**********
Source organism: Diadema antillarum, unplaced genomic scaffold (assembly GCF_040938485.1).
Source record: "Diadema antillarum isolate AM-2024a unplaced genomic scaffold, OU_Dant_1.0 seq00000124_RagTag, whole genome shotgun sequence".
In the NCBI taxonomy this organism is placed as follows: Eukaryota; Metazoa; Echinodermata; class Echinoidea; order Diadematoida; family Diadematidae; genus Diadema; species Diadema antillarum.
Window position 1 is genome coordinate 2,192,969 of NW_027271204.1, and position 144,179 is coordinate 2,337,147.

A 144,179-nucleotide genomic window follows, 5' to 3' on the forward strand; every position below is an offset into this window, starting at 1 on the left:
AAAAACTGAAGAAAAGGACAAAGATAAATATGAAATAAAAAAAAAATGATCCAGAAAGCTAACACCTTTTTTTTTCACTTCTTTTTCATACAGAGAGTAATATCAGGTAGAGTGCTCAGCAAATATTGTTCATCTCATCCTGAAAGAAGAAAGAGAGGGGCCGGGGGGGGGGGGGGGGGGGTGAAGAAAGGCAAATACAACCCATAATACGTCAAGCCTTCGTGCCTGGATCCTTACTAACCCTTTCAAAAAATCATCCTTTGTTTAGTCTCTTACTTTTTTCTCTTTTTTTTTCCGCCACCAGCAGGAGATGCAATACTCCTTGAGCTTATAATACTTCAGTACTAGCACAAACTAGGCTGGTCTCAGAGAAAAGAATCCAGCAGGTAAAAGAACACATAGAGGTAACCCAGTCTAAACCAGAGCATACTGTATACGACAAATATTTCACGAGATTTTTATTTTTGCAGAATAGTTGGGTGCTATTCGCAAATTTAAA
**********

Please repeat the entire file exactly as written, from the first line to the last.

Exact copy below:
Source organism: Diadema antillarum, unplaced genomic scaffold (assembly GCF_040938485.1).
Source record: "Diadema antillarum isolate AM-2024a unplaced genomic scaffold, OU_Dant_1.0 seq00000124_RagTag, whole genome shotgun sequence".
In the NCBI taxonomy this organism is placed as follows: Eukaryota; Metazoa; Echinodermata; class Echinoidea; order Diadematoida; family Diadematidae; genus Diadema; species Diadema antillarum.
Window position 1 is genome coordinate 2,192,969 of NW_027271204.1, and position 144,179 is coordinate 2,337,147.

A 144,179-nucleotide genomic window follows, 5' to 3' on the forward strand; every position below is an offset into this window, starting at 1 on the left:
AAAAACTGAAGAAAAGGACAAAGATAAATATGAAATAAAAAAAAAATGATCCAGAAAGCTAACACCTTTTTTTTTCACTTCTTTTTCATACAGAGAGTAATATCAGGTAGAGTGCTCAGCAAATATTGTTCATCTCATCCTGAAAGAAGAAAGAGAGGGGCCGGGGGGGGGGGGGGGGGGGTGAAGAAAGGCAAATACAACCCATAATACGTCAAGCCTTCGTGCCTGGATCCTTACTAACCCTTTCAAAAAATCATCCTTTGTTTAGTCTCTTACTTTTTTCTCTTTTTTTTTCCGCCACCAGCAGGAGATGCAATACTCCTTGAGCTTATAATACTTCAGTACTAGCACAAACTAGGCTGGTCTCAGAGAAAAGAATCCAGCAGGTAAAAGAACACATAGAGGTAACCCAGTCTAAACCAGAGCATACTGTATACGACAAATATTTCACGAGATTTTTATTTTTGCAGAATAGTTGGGTGCTATTCGCAAATTTAAA